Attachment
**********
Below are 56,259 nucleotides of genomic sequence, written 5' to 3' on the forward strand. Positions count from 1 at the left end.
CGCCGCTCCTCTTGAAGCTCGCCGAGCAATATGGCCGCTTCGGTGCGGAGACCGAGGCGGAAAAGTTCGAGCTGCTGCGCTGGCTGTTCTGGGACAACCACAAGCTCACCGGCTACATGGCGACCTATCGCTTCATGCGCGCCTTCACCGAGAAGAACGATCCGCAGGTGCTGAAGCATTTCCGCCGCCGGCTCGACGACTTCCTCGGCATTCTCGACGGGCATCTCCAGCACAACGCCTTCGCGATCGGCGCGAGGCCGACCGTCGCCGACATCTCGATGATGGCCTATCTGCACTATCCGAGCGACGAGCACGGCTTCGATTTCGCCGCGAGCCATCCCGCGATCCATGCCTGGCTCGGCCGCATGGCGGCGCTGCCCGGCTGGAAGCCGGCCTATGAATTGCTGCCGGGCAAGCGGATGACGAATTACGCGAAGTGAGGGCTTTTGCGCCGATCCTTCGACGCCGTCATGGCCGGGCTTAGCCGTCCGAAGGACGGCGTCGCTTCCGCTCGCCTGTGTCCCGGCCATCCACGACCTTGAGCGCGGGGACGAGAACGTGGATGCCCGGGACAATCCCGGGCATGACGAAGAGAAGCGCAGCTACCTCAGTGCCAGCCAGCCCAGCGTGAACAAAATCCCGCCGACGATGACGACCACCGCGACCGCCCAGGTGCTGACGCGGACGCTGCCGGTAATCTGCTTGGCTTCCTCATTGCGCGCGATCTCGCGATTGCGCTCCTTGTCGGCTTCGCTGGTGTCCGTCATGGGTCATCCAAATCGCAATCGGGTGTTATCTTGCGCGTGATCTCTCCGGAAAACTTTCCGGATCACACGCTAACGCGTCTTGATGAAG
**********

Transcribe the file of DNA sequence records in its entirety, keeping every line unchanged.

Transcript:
Below are 56,259 nucleotides of genomic sequence, written 5' to 3' on the forward strand. Positions count from 1 at the left end.
CGCCGCTCCTCTTGAAGCTCGCCGAGCAATATGGCCGCTTCGGTGCGGAGACCGAGGCGGAAAAGTTCGAGCTGCTGCGCTGGCTGTTCTGGGACAACCACAAGCTCACCGGCTACATGGCGACCTATCGCTTCATGCGCGCCTTCACCGAGAAGAACGATCCGCAGGTGCTGAAGCATTTCCGCCGCCGGCTCGACGACTTCCTCGGCATTCTCGACGGGCATCTCCAGCACAACGCCTTCGCGATCGGCGCGAGGCCGACCGTCGCCGACATCTCGATGATGGCCTATCTGCACTATCCGAGCGACGAGCACGGCTTCGATTTCGCCGCGAGCCATCCCGCGATCCATGCCTGGCTCGGCCGCATGGCGGCGCTGCCCGGCTGGAAGCCGGCCTATGAATTGCTGCCGGGCAAGCGGATGACGAATTACGCGAAGTGAGGGCTTTTGCGCCGATCCTTCGACGCCGTCATGGCCGGGCTTAGCCGTCCGAAGGACGGCGTCGCTTCCGCTCGCCTGTGTCCCGGCCATCCACGACCTTGAGCGCGGGGACGAGAACGTGGATGCCCGGGACAATCCCGGGCATGACGAAGAGAAGCGCAGCTACCTCAGTGCCAGCCAGCCCAGCGTGAACAAAATCCCGCCGACGATGACGACCACCGCGACCGCCCAGGTGCTGACGCGGACGCTGCCGGTAATCTGCTTGGCTTCCTCATTGCGCGCGATCTCGCGATTGCGCTCCTTGTCGGCTTCGCTGGTGTCCGTCATGGGTCATCCAAATCGCAATCGGGTGTTATCTTGCGCGTGATCTCTCCGGAAAACTTTCCGGATCACACGCTAACGCGTCTTGATGAAG